4. Your Law Firm Client Experience begins online. In previous articles, we pointed out that most legal consumers check out the lawyers they consider hiring online first, before contacting them. This means their first impression of you is what comes up when they perform an online search on your name. The results may include your website, your reviews, and your social media profiles. You have to pay sufficient attention to all of them. We have previously published an article on online reputation management that addressed this.
  5. Create a connection with your clients. A lawyer-client relationship is built on trust. Building that trust already starts when your client finds you online. Let your personality shine on your website and social media profiles! Then, as soon as you are contacted, make it a top priority to give your client personalized attention. When you meet with your client, “ask them questions, be patient, and listen to what they have to say. Treat them with respect, and don’t be afraid to engage with them emotionally or to talk about yourself to relate to their situation. When you truly care about your clients, you’ll naturally want to do your best to help them out. People will feel this sincerity and respond in kind.” When talking about client experience and client journey, we already mentioned the importance of keeping your clients in the loop and communicating with them regularly. This, too, helps build trust and a connection with your clients. If your clients feel they do not know what the status of their case is, they will get frustrated and dissatisfied. Also, remember to always communicate securely with your clients, e.g., through your client portal.
  6. Getting everyone on your team onboard. All your clients’ interactions with your law firm contribute to how they experience their journeys with your firm. It should therefore be obvious that all this planning for your client experience only works if everyone at your firm is onboard and shares that common purpose of focusing on the client’s experience. One bad experience with anybody in your firm will lead to client dissatisfaction. Everybody should know how the client experience journey goes, what is expected of them, and what their responsibilities are. To this end, you can develop workflows, documents policies and procedures. It helps if everybody involved in a case can access previous communications, which most law firm management software typically allows.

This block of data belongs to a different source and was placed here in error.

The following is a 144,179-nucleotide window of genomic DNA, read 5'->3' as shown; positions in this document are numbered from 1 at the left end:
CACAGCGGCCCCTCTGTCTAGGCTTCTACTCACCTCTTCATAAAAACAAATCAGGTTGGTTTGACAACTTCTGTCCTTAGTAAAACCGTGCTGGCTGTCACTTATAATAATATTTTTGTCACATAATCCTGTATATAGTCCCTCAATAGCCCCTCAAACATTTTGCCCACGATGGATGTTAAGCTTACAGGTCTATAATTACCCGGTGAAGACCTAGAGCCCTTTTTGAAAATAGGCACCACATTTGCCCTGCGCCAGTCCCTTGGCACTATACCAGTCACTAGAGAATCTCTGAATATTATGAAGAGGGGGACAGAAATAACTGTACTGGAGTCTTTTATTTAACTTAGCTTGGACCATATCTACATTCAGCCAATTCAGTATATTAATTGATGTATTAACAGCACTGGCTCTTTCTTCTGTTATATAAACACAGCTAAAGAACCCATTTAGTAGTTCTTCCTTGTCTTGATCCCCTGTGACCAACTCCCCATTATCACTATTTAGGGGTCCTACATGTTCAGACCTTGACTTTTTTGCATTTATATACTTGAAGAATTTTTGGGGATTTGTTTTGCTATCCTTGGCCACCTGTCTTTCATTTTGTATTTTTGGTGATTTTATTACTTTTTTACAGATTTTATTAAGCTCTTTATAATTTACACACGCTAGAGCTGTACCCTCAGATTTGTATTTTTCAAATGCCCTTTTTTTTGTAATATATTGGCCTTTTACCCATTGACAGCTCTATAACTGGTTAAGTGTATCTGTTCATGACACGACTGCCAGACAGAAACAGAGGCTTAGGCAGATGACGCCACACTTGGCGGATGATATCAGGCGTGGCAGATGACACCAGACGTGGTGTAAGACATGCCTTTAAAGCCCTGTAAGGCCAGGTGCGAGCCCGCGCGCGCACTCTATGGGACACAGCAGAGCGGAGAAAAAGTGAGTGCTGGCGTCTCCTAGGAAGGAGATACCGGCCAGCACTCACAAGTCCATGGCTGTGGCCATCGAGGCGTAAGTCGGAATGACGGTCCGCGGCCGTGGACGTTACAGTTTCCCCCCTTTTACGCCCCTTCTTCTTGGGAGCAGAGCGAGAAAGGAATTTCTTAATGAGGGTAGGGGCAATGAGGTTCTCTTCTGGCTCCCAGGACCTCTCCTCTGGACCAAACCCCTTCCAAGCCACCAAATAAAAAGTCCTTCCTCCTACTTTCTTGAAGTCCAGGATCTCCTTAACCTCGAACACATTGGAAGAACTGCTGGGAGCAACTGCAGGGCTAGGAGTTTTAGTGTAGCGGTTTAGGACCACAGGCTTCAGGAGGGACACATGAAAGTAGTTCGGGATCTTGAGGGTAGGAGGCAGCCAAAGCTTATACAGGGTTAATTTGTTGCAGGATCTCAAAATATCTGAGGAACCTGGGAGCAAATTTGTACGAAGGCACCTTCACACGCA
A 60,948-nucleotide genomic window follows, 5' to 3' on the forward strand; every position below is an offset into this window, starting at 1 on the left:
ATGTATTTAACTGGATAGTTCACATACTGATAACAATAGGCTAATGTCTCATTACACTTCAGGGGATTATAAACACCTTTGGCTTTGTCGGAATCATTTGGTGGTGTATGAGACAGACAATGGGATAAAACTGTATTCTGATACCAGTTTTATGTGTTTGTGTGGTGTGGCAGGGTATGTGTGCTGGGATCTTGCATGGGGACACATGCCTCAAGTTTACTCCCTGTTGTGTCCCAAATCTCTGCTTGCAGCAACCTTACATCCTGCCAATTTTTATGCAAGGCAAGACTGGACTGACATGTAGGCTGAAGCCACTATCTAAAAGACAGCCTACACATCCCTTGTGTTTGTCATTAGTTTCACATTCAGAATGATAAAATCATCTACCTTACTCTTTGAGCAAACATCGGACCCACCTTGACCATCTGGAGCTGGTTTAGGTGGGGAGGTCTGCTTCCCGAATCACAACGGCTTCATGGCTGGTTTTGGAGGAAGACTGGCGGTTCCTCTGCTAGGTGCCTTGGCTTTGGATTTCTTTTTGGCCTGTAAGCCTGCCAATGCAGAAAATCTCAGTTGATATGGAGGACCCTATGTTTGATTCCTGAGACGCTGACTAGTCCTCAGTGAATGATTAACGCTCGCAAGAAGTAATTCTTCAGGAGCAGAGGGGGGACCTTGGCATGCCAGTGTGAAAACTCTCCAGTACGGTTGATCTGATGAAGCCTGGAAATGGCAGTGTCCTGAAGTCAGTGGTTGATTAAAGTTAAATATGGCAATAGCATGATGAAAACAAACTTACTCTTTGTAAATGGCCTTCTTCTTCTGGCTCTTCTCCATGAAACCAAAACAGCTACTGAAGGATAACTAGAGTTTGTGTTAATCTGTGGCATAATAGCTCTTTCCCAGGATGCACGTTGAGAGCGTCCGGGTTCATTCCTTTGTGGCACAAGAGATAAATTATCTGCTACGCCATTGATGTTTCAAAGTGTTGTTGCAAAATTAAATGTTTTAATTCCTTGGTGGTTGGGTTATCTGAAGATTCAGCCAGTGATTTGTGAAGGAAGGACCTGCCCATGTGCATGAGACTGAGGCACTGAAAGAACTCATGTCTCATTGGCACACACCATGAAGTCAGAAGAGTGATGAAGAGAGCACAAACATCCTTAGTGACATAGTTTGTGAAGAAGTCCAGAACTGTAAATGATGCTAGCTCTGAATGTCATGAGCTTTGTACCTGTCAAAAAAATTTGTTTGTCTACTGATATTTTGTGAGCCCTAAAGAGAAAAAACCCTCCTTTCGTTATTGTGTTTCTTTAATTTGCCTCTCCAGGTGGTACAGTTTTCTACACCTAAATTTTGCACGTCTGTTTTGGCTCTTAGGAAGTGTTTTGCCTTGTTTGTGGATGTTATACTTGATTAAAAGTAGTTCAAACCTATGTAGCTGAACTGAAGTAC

7. Capture feedback in real time. It is all good and well to decide to put the client’s experience central, but the ultimate test remains how the client does experience his or her journey with your firm. You need to find out what works well, and where there is room for improvement. For that you need your client’s feedback. While the case is ongoing, you can ask for direct feedback, and at the end of the case, you can ask for a review and/or testimonial.
  8. How to Measure ROI. Lastly, with the feedback of your clients, you can measure your return on investment. You need to establish some metrics for that. You can start by asking your client for relevant feedback for each stage of the client journey, and evaluate whether, and if so what, needs to be improved. “To measure the ROI of your client experience, you have to decide what you’re going to measure on the business side of things, what you’re going to measure on the client experience side, and how to correlate those two things.”

The articles listed below also give the following tips that will improve your clients’ experience:

  • Respond faster to potential clients. Research has shown that law firms easily take up to three days to get back to a potential client, if they respond at all, where that client expects an immediate response.
  • We already mentioned reputation management, but make sure to also pay specific attention to regional reputation management, as your referrals are most likely to come from other regional clients. Get involved in your community to build relationships with potential clients.
  • Demonstrate your value. Take extra care to explain how your services will save your client money and/or time.
  • Show a commitment to help. Ask your client what their greatest concern is and show your commitment to helping with that.
  • Reach out with unprompted communication: it shows involvement, and people appreciate that.
  • Offer a breadth of service: clients are looking for lawyers who can handle their needs, and not necessarily just your expertise. Be ready to help anyone who comes through your door, even if it means referring them to another lawyer.
  • Adapt to your clients’ future needs.

In short, to become more client-centred, your law firm needs to focus on embracing your clients and providing them with a positive client experience. This not only helps improve the life of your clients but typically also leads to an increase in revenue growth.